I see parallels on a daily basis with koan practice.

Seventh Gate: Ko Bong’s Three Gates

1. The sun in the sky shines everywhere. Why does a cloud obscure it?

2. Everyone has a shadow following them. How can you not step on your shadow?

3. The whole universe is on fire. Through what kind of samadhi can you escape being burned?

Commentary: The sun, the moon, the stars, the mountains and waters – everything is complete. One mind appears, big mistake. One mind disappears, then seeing and hearing become the truth. Don’t make anything. Just see, just hear, just do it.


The third question is a good one for our times. :peace:

Good luck and thanks for practicing,
Keith


Nobody's hair is really on fire .. :)


banksyrestnotquit.jpg


I definitely see your point, Teresa. It's possible to push too hard. Zen folks struggle with that sometimes.

And yet.

We are all dying. It might be wise to check your hair! ;)

Keith
You make, you get

New Haven Zen Center
User avatar
Jok_Hae
 
Posts: 4062
Joined: Mon Feb 16, 2009 1:53 am
Location: CT, USA

Re: Koan practice and everyday life

Postby partofit22 on Mon Feb 20, 2017 1:52 pm

Jok_Hae wrote:
partofit22 wrote:
Jok_Hae wrote:Hi folks,

I had a conversation with someone who was amazed that I made a connection between koans and life. I thought that was that point of them! He thought they just were some kind of Zen riddle, I guess.

I see parallels on a daily basis with koan practice.

Seventh Gate: Ko Bong’s Three Gates

1. The sun in the sky shines everywhere. Why does a cloud obscure it?

2. Everyone has a shadow following them. How can you not step on your shadow?

3. The whole universe is on fire. Through what kind of samadhi can you escape being burned?

Commentary: The sun, the moon, the stars, the mountains and waters – everything is complete. One mind appears, big mistake. One mind disappears, then seeing and hearing become the truth. Don’t make anything. Just see, just hear, just do it.


The third question is a good one for our times. :peace:

Good luck and thanks for practicing,
Keith


Nobody's hair is really on fire .. :)


banksyrestnotquit.jpg


I definitely see your point, Teresa. It's possible to push too hard. Zen folks struggle with that sometimes.

And yet.

We are all dying. It might be wise to check your hair! ;)

Keith


Yes- :) And with that truth comes the responsibility to sit and to rest and observe how fire spreads-

Image



ps .. good to see you again- :heya:
partofit22
 
Posts: 4517
Joined: Fri Oct 09, 2009 2:36 pm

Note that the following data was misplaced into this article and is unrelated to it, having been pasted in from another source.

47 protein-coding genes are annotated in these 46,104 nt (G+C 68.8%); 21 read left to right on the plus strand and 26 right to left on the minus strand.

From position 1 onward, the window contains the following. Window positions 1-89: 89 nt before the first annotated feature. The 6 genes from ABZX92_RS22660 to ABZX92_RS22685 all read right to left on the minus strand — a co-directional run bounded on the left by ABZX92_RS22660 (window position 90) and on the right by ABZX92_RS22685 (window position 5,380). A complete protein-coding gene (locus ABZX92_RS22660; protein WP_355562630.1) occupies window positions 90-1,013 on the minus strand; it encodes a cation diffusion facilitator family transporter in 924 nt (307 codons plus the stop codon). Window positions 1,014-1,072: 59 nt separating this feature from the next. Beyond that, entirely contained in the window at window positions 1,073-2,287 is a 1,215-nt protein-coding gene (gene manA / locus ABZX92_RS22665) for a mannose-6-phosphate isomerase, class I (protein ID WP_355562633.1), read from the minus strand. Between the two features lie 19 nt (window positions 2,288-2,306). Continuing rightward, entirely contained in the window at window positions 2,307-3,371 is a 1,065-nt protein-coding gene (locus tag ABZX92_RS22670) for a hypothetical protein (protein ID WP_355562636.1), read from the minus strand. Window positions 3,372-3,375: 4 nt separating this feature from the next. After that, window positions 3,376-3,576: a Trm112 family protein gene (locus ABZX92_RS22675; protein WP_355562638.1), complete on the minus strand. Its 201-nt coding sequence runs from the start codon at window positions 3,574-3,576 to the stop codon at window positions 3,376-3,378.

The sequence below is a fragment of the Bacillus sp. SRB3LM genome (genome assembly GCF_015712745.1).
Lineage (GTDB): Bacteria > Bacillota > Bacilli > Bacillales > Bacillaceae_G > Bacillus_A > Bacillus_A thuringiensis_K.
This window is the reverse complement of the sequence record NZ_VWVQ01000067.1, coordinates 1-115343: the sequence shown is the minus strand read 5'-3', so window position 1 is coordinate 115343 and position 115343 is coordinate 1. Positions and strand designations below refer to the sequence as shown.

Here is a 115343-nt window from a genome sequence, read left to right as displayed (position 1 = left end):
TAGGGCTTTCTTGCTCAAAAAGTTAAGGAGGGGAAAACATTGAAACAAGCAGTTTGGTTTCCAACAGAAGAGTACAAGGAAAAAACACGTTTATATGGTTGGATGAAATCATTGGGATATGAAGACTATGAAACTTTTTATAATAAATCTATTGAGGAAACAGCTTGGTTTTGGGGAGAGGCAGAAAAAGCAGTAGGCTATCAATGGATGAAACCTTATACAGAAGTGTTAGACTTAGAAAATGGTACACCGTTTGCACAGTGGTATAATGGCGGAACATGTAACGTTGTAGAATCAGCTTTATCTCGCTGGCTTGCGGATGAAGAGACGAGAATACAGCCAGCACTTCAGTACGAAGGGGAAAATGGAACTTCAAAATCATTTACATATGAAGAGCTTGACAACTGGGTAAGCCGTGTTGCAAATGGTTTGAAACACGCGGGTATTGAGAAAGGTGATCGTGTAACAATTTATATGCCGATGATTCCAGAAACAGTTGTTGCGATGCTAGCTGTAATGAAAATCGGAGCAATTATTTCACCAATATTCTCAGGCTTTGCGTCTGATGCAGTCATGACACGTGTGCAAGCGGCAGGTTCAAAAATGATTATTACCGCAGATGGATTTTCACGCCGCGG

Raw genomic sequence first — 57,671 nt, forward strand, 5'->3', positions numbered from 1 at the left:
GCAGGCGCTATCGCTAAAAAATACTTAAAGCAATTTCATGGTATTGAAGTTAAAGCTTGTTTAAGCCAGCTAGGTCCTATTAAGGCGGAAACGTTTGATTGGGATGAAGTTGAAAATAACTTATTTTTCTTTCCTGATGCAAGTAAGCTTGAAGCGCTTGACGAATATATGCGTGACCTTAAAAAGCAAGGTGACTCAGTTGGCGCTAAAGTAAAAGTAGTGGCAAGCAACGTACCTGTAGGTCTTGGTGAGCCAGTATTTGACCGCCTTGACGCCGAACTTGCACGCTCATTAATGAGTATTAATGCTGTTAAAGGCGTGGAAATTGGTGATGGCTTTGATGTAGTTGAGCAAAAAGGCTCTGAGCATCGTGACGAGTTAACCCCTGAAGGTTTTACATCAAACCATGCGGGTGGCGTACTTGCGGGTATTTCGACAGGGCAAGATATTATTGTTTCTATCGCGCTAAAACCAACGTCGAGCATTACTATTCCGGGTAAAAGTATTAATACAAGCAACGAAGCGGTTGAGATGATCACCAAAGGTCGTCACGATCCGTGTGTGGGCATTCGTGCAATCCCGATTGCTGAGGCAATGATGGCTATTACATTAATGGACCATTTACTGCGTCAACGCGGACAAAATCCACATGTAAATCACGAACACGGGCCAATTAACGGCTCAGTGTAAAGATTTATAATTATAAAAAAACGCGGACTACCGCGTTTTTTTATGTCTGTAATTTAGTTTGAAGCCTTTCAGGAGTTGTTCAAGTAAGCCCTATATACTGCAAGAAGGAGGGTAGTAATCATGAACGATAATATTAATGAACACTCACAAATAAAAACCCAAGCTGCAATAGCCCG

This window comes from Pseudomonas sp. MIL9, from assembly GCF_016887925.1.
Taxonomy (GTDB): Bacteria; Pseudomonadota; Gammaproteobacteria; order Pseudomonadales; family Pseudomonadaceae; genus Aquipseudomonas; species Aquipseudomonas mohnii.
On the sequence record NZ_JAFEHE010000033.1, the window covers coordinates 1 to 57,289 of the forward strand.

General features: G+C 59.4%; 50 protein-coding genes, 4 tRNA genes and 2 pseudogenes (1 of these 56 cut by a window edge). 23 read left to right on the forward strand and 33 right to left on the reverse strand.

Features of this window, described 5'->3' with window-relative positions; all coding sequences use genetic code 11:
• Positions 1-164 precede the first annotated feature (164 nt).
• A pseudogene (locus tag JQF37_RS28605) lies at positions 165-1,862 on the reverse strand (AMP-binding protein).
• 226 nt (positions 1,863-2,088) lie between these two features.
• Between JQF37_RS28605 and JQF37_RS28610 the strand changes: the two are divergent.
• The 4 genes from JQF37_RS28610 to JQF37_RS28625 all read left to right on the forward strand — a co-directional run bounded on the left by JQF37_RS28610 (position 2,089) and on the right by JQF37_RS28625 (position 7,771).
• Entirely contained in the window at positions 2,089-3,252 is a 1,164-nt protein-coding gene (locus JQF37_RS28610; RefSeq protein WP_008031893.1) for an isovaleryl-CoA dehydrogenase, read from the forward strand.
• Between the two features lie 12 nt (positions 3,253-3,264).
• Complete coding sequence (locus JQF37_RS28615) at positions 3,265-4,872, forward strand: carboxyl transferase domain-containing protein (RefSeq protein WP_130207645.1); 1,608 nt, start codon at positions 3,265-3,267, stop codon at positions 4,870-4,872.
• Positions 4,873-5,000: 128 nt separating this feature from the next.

Re: Koan practice and everyday life

Postby Jok_Hae on Mon Feb 20, 2017 2:36 pm

partofit22 wrote:
Jok_Hae wrote:
partofit22 wrote:
Jok_Hae wrote:Hi folks,

I had a conversation with someone who was amazed that I made a connection between koans and life. I thought that was that point of them! He thought they just were some kind of Zen riddle, I guess.

I see parallels on a daily basis with koan practice.

Seventh Gate: Ko Bong’s Three Gates

1. The sun in the sky shines everywhere. Why does a cloud obscure it?

2. Everyone has a shadow following them. How can you not step on your shadow?

3. The whole universe is on fire. Through what kind of samadhi can you escape being burned?

Commentary: The sun, the moon, the stars, the mountains and waters – everything is complete. One mind appears, big mistake. One mind disappears, then seeing and hearing become the truth. Don’t make anything. Just see, just hear, just do it.


The third question is a good one for our times. :peace:

Good luck and thanks for practicing,
Keith


Nobody's hair is really on fire .. :)


banksyrestnotquit.jpg


I definitely see your point, Teresa. It's possible to push too hard. Zen folks struggle with that sometimes.

And yet.

We are all dying. It might be wise to check your hair! ;)

Keith


Yes- :) And with that truth comes the responsibility to sit and to rest and observe how fire spreads-

Image



ps .. good to see you again- :heya:


yes..responsibility indeed!

It's good to see you, as well. :peace:
You make, you get

New Haven Zen Center
User avatar
Jok_Hae
 
Posts: 4062
Joined: Mon Feb 16, 2009 1:53 am
Location: CT, USA

Re: Koan practice and everyday life

Postby Jok_Hae on Mon Feb 20, 2017 2:44 pm

The universe always provides. This just appeared in my mailbox:

Nobody guarantees our life. So if there is anything that you think may be useful, just now is the time to use it. In our life, past mind cannot be attained. Present mind cannot be attained. If you say “present,” it is already not present, already gone. If you lose this moment, you can never regain it.

We follow Buddha’s example. Buddha means awakened. If you are going to awaken, tomorrow is too late. One hour from now is also too late. Even one second from now is too late. Just this moment, wake up. I hope each of you will make correct practice in your life and attain this wake-up. Then one more step is most important: use this wake-up to help all beings.



By Zen Master Wu Bong


Bringing koan practice to our daily lives brings them to the realm of live words. Otherwise, they are just an exercise in solving puzzles. Thanks for the post, Island...it's an important point to make.

_/|\_
Last edited by Jok_Hae on Mon Feb 20, 2017 5:56 pm, edited 1 time in total.
You make, you get

New Haven Zen Center
User avatar
Jok_Hae
 
Posts: 4062
Joined: Mon Feb 16, 2009 1:53 am
Location: CT, USA

Re: Koan practice and everyday life

Postby Linda Anderson on Mon Feb 20, 2017 3:59 pm

Keith ... :heya:
Not last night,
not this morning;
Melon flowers bloomed.
~ Bassho
User avatar
Linda Anderson
 
Posts: 3617
Joined: Mon Feb 09, 2009 7:14 pm
Location: Forestville, CA

Re: Koan practice and everyday life

Postby Jok_Hae on Mon Feb 20, 2017 5:57 pm

Linda Anderson wrote:Keith ... :heya:


Howdy Linda! :heya:
You make, you get

New Haven Zen Center
User avatar
Jok_Hae
 
Posts: 4062
Joined: Mon Feb 16, 2009 1:53 am
Location: CT, USA

Re: Koan practice and everyday life

Postby island on Mon Feb 20, 2017 8:41 pm

When I first started with koans for real practice with a teacher, not just reading and thinking myself, I thought they were like puzzles designed to make a breakthrough. I was given almost no instructions about this practice and advised not to read about it. I had no idea what to do when I met with my teacher. Then I started getting the basic idea and moved along. I think too fast now, looking back. I didn't as I put it to myself "dwell suspended in the question." The presentations were mainly about points of dharma, neither good nor bad, still not engaging everyday life to the degree that I'm doing now. Indeed, those early exchanges were nearly completely silent and short, formal, with bowing and bells.